"What're you doing?" Lexa questioned, a little worried considering some random person who wasn't even a part of the academy was trying to treat her hand.

"I'm trying to keep you from dying of blood loss," she said without looking up. She brought Lexa's hand close to her. "This is gonna sting a lot." She dabbed gently at the angry red slice on Lexa's palm with the cotton while blowing on it lightly. Lexa was about to scoff at the assumption that she couldn't take the pain, but it quickly turned into a hiss. The alcohol burned like a small inferno in her hand, and Lexa squeezed her eyes shut.

My god that hurts like a—her own thoughts were interrupted by a small whine that escaped from her throat.

Clarke laughed a little at the sound, but continued on her gentle work. It wasn't a laugh at Lexa, but moreso one of amusement, a light-hearted laugh that wasn't at her expense but one that sounded like something the girl wanted to share. Lexa felt her cheeks burn from embarrassment. She didn't squeak, she didn't whine. After a heavy moment of silence, Lexa cleared her throat.

"Tell anyone I made that sound and I'll kill you."

"Your secret's safe with me, captain," said the girl in a very serious tone, but her small smirk said otherwise.

"I'm not a captain," Lexa replied. The girl just shrugged and continued her work. The silence resumed as both the cotton and the cut turned to a sated pink.

"You're gonna need a few stitches," the girl said as she pushed her hands off her knees to stand. She walked over to the trash to throw out the wad of cotton and retrieved a small needle and thread from the cupboard. As she approached Lexa again, the slightly alarmed patient held her non-injured hand up.

"If you're going to stab a sharp object through my skin repeatedly, I'm going to need to know a little more about your medical background," Lexa said as intimidatingly as she could. But for some reason, it sounded a bit like teasing, and the girl laughed again. It was nice and light, like cotton and her gentle hands.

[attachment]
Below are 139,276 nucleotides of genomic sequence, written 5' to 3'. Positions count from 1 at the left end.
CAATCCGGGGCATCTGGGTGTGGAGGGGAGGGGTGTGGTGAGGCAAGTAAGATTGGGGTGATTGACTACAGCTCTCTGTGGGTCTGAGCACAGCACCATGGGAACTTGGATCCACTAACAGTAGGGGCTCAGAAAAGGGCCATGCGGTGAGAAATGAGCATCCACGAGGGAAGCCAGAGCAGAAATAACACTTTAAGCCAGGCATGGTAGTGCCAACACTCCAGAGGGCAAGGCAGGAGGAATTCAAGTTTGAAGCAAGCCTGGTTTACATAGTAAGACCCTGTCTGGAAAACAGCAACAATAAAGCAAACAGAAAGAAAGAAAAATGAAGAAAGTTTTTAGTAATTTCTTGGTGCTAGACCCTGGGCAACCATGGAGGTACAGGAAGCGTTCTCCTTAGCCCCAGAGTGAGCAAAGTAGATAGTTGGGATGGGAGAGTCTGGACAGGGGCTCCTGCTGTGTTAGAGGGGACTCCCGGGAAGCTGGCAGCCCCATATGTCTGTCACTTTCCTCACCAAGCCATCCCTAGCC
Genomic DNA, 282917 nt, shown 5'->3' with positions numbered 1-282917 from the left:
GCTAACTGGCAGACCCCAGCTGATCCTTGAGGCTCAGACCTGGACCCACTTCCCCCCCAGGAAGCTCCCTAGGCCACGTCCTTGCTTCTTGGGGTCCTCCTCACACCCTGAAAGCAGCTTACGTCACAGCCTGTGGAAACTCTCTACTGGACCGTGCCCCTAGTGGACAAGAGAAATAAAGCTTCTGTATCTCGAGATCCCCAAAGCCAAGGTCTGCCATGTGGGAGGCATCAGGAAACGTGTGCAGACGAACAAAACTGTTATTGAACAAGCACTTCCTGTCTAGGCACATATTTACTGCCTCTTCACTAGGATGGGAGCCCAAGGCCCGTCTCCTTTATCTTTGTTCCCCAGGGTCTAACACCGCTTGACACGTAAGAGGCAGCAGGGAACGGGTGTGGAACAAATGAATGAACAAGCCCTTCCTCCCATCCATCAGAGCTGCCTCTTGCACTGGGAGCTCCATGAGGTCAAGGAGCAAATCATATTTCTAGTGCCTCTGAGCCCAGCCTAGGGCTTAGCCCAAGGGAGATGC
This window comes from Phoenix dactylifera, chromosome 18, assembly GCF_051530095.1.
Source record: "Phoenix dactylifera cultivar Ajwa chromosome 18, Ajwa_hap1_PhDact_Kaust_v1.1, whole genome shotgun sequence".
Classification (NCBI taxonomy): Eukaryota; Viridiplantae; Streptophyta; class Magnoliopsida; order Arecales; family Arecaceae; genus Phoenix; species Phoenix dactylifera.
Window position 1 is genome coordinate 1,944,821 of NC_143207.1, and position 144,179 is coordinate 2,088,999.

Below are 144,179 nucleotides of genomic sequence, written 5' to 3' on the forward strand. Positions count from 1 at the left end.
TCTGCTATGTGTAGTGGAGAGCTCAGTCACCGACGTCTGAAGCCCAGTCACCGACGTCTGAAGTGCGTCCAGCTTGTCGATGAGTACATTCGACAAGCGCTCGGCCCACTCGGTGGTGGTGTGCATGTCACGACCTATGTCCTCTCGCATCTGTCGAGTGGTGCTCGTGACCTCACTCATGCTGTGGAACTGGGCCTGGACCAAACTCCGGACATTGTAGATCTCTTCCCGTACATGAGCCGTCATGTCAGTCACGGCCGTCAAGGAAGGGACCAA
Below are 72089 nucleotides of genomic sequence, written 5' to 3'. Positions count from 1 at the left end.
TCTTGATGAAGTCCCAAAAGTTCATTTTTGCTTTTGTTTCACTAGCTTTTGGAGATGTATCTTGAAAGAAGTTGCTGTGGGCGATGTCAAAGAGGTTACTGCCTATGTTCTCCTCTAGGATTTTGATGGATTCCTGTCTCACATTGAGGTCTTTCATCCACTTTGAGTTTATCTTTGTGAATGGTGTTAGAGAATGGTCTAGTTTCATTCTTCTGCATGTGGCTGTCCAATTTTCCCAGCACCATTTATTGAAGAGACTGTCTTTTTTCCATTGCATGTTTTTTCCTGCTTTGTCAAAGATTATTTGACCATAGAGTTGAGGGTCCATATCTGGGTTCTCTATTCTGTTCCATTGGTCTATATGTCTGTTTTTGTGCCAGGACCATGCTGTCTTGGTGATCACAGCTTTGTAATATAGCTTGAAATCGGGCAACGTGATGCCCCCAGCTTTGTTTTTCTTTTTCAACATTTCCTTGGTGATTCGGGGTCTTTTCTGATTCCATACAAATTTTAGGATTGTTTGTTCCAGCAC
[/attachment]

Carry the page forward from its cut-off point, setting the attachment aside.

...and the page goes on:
"Alright, what do you want to know?" She said, putting the supplies down and leaning against the table opposite Lexa. Lexa pondered for a moment.

"Name. Education. Why are you here if you don't go to Polis?" She started easy. The girl smiled a little.

"My name's Clarke. I'm a pre-med student at Jaha across town. And I'm here to fix your hand," she said with a smirk. Clarke, Lexa thought. Jaha. Avoidance of the last question.

"Oh, so you're one of the Haha's," Lexa prodded. The military students at Polis Academy had a sort of rivalry with the nerds at Jaha University, despite having wildly different specialties. Polis destroyed them in sports, but they struggled to beat Jaha's stellar academic record. Clarke rolled her eyes at the stupid name the Pole-heads used for her university.

"Watch it. You would've bled out if I didn't come in and treat you. I basically saved your life," Clarke said with that small smirk that Lexa was already getting used to.

"But really, why are you here?" Lexa said, dodging the reminder that she had been in very visible pain in front of a stranger. Clarke thought for a moment before answering.

"It's kind of an interim thing. I'm here to help out with first aid for a while," she replied, as she turned around and faced the supplies on the table again. There was obviously something more that she wasn't sharing—Jaha's class schedule was identical to theirs and school should be in session—but Lexa didn't push. She knew the feeling. Clarke busied herself, sterilizing the needle and uncoiling the thread as she continued.